By Michael E. Miller
By Ryan Yousefi
By Kyle Munzenrieder
By Sabrina Rodriguez
By Michael E. Miller
By Carlos Suarez De Jesus
By Luther Campbell
By Kyle Munzenrieder
The alternative most often cited is the Collier-Hoover plan, which calls for developing the base into an office park and retail complex, also featuring a resort hotel with two golf courses, research and educational facilities, and a large aquarium.
The strongest supporter for turning the base into an airport, however, remains Miami-Dade County Mayor Alex Penelas, though his influence within the Clinton White House likely has evaporated following his abandonment of Al Gore's presidential bid. But Penelas and the proposed developer of the base, a group known by the acronym HABDI, are not without clout. HABDI has hired one of the most influential lobbying firms in Washington to exert influence in the corridors of power. In addition Sen. Bob Graham is quietly trying to manipulate the decision in favor of an airport.
Those opposed to endangering the Everglades and Biscayne Bay with an airport include every major environmental group in the nation, Secretary of the Interior Bruce Babbitt, Environmental Protection Agency chief Carol Browner, newly elected Sen. Bill Nelson, and U.S. Rep. Peter Deutsch, whose district includes the Everglades.
Locally the Miami Herald and WPLG-TV (Channel 10) have editorialized against the airport plan. The Herald endorsed the Collier-Hoover plan while WPLG simply blasted the airport proposal as a "bad idea." In recent weeks they have been joined by other newspapers across the state. (This trend is likely to spread to newspapers nationwide in the coming days. On December 22 the New York Times led the way with a forceful editorial headlined "Scuttle the Everglades Airport.")
These out-of-town newspaper editorials are an important development and reinforce the fact that decisions regarding the Everglades are not merely a provincial concern. National parks are just that: national treasures owned by the American people and deserving of protection so future generations may enjoy them as well.
"As one of his last acts in office, President Clinton should save Everglades and Biscayne national parks and the Florida Keys National Marine Sanctuary from having a major airport as their neighbor," wrote the Palm Beach Post. "Hurricane Andrew destroyed the air base, already militarily obsolete, along with nearby neighborhoods. Supporters argue that the airport would give the region an economic boost.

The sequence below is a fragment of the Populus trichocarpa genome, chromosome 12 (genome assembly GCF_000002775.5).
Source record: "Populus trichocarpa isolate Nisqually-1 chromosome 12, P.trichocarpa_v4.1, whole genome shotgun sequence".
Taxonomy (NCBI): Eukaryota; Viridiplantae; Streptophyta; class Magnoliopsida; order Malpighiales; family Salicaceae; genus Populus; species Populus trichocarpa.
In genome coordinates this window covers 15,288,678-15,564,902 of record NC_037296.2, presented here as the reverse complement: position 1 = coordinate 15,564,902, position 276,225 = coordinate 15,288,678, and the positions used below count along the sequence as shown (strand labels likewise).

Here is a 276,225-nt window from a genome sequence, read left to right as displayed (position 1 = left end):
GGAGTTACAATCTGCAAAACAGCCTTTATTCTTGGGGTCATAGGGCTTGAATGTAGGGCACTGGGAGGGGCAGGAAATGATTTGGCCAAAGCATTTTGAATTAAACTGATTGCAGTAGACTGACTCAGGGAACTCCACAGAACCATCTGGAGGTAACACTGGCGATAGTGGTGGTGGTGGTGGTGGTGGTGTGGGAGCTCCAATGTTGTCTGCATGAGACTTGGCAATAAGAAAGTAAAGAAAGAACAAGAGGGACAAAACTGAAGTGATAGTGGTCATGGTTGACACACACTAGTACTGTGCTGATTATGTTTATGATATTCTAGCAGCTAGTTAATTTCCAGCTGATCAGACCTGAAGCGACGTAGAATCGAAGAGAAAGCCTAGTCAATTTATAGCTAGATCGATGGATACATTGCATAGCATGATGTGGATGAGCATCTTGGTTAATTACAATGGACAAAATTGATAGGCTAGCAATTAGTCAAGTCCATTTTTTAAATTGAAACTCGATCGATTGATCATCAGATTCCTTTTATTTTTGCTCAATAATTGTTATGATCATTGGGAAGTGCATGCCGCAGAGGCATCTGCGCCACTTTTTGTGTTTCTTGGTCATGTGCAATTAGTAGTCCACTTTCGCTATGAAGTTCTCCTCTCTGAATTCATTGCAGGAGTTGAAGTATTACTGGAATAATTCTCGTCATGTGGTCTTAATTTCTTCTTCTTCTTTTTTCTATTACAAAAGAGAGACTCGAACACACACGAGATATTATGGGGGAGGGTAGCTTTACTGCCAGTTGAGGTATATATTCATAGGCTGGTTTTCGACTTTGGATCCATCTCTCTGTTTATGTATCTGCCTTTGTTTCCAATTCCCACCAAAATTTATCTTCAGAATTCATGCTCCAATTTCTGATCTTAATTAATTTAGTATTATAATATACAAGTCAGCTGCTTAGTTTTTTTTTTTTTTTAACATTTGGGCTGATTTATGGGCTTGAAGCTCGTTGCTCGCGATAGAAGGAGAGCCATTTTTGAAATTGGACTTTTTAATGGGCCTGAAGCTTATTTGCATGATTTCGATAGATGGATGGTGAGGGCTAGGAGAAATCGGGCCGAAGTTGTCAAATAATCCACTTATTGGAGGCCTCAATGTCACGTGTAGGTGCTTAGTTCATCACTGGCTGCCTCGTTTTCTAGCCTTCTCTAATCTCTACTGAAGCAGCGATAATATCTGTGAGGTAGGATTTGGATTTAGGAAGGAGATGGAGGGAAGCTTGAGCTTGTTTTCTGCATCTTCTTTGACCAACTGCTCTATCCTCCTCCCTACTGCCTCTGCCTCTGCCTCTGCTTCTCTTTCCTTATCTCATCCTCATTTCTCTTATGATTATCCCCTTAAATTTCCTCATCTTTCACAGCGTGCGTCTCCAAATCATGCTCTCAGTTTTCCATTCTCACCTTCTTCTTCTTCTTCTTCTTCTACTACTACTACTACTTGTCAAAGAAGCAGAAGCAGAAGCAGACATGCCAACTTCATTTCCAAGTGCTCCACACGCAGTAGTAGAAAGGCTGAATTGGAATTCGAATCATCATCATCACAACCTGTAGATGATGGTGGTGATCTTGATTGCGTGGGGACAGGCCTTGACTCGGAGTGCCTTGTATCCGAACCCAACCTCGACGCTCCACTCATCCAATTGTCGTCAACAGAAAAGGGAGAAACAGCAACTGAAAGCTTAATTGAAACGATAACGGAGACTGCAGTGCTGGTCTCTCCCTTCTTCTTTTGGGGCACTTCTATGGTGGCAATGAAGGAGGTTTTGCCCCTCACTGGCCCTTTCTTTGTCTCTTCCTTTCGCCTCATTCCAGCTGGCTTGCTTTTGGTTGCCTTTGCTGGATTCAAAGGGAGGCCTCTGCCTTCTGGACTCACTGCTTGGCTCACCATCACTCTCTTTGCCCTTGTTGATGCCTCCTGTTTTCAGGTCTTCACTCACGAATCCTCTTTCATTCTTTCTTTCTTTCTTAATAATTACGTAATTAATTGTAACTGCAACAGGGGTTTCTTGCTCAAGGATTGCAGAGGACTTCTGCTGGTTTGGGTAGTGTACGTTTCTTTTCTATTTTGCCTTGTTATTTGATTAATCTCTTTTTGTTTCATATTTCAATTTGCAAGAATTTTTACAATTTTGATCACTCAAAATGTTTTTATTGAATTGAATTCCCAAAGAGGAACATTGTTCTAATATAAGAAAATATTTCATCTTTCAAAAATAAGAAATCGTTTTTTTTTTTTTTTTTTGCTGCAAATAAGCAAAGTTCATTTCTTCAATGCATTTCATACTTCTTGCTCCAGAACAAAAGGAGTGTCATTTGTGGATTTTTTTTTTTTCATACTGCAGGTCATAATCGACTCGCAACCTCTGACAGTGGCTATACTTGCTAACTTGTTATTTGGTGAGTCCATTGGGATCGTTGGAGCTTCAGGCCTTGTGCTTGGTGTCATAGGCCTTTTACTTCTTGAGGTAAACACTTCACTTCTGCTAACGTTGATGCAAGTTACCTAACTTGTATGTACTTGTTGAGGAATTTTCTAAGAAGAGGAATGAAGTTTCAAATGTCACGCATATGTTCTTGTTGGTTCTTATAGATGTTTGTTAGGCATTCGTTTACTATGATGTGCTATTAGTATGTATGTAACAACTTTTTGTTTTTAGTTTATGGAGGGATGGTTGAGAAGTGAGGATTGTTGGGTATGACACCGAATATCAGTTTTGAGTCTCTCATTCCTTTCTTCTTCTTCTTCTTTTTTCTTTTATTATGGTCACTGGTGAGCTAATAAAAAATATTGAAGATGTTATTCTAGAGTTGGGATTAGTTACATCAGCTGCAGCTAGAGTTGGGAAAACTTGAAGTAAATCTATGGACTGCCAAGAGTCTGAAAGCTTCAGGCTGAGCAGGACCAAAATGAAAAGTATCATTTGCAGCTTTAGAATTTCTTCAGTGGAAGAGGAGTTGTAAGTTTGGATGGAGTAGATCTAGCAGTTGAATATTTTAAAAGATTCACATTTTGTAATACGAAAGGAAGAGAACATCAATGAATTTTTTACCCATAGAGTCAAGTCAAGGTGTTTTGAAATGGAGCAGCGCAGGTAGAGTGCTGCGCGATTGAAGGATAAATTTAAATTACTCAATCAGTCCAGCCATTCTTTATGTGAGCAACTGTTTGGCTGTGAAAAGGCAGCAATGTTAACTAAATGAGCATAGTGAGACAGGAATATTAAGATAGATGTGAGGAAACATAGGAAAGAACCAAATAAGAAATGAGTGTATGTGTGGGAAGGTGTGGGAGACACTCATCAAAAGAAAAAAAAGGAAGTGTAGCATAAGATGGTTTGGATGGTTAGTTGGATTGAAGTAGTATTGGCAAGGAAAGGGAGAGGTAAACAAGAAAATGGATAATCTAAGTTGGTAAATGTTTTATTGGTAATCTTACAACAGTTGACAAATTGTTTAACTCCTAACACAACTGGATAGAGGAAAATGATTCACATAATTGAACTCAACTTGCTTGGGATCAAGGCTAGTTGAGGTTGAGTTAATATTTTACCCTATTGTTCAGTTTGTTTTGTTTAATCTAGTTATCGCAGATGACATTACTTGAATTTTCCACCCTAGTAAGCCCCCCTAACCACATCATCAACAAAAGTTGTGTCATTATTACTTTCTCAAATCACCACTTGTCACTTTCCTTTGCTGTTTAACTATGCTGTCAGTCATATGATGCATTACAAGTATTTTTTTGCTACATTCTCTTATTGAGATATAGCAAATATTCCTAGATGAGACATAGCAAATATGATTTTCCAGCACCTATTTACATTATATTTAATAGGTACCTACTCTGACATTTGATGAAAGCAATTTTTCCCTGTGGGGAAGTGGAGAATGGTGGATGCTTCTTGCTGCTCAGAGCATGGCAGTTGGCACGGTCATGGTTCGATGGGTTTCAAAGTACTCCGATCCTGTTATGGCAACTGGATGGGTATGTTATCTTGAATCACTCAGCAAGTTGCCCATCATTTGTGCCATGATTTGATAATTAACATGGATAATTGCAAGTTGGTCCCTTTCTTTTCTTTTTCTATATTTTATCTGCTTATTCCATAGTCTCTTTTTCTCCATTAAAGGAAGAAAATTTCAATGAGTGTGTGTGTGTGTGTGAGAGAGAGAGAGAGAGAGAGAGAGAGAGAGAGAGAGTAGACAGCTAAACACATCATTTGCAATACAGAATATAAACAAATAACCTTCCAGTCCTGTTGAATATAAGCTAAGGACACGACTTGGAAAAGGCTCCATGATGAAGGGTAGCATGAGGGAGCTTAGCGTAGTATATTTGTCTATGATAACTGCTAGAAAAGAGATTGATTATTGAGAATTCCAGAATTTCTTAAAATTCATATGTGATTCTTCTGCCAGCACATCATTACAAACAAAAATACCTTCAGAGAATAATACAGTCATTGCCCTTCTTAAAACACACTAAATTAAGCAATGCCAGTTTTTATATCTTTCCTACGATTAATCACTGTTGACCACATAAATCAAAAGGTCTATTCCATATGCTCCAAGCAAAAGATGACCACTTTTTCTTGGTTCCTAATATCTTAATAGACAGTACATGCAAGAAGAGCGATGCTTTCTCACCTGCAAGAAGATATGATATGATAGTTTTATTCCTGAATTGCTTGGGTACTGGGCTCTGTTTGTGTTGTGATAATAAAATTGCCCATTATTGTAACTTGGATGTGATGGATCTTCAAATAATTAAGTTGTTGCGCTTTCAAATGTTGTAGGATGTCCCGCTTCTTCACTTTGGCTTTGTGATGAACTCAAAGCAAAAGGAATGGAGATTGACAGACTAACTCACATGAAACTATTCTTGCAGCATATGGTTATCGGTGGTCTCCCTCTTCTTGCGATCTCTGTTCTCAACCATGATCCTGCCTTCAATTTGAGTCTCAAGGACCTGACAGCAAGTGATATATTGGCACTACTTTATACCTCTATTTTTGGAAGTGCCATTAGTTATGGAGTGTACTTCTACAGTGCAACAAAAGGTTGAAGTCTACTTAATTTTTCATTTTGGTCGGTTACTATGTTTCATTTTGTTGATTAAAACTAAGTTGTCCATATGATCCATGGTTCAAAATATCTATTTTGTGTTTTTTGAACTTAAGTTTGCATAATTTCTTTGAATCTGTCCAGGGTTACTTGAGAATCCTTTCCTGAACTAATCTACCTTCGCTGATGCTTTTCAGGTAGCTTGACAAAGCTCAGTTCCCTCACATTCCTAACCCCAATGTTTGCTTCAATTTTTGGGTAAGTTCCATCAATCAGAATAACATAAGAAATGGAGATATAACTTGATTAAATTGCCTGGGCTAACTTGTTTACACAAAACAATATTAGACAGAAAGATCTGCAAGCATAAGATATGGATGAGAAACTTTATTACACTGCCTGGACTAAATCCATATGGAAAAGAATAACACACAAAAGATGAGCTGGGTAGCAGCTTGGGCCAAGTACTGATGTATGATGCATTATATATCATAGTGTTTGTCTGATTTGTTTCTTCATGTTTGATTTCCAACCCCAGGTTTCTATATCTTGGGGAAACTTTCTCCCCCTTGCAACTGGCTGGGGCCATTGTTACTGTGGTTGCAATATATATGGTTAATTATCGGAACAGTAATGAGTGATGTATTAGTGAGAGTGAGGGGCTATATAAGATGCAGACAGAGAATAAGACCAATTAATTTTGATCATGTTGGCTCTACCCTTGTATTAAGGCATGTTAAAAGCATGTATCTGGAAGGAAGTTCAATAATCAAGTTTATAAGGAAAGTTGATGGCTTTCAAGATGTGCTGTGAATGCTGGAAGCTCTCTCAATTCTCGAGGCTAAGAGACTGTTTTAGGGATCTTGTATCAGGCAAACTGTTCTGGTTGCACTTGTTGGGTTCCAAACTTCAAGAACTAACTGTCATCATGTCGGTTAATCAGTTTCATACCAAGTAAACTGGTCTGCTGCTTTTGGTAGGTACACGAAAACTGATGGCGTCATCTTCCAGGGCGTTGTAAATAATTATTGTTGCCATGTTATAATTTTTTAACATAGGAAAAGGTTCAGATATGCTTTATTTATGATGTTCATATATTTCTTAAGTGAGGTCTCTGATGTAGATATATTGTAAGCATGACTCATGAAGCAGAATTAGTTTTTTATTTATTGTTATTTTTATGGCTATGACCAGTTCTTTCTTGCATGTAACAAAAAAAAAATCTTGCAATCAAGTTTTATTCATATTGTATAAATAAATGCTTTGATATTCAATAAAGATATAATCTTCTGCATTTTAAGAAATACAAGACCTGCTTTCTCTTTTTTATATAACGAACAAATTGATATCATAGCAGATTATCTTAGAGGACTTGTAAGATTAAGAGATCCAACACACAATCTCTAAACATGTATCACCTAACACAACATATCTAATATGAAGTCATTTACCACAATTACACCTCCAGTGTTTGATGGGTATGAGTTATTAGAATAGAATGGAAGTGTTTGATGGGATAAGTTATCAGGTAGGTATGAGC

"The economic boost would go to the project's influential backers," the Post noted. "The county quickly gave lease rights, without bidding, to Homestead Air Base Development, Inc., dominated by Miami-Dade's Latin Builders Association.
"Biscayne National Park is 1.5 miles east of the proposed airport. Everglades National Park is 8.5 miles west of the site. The airport would generate 230,000 flights a year during its first phase, a total that could rise to 400,000 with a second runway. Jet traffic does not mix with the parks. Degrading the Everglades as the state prepares to spend $4 billion on restoration does not make sense.
"Governor Bush and Sen. Bob Graham, who so strongly supported Everglades restoration, have been silent. Responsibility for protecting the parks and the neighbors who oppose the airport therefore falls to President Clinton. He should convey the land to the Interior Department, which oversees national parks and could approve the Hoover-Collier plan. Miami-Dade can find some other location for airport expansion and some other means of political payoff."
The South Florida Sun-Sentinel was equally strong: "If President Clinton is seeking a South Florida legacy, he should look toward Homestead Air Force Base. He should use his executive authority to keep the installation out of the hands of local developers who want to turn it into a commercial airport. The nation's parks are places to get away from the sounds, smells, sights, and activity of urban life. Airports and serenity hardly go hand-in-hand.
"Clinton could add to his record of environmental preservation by using the ďpreferred alternatives' section of a U.S. Air Force study to make sure the land is developed in a more appropriate way. The move would save the air force and the Federal Aviation Administration from making the big mistake of giving the base to Miami-Dade County for the new airport."
The News Press in Fort Myers implored its readers to call the White House and urge the president to oppose the airport. "This is one of the worst places imaginable for an airport, especially since Florida will be campaigning for years in Washington for federal money to restore the Everglades, and especially since an alternative plan for redeveloping the base exists," the paper argued. "Now is a key time to contact these officials and let them know there is a better way to stimulate Dade County's economy than building an airport between two national parks, each unique, each already dealing with serious threats."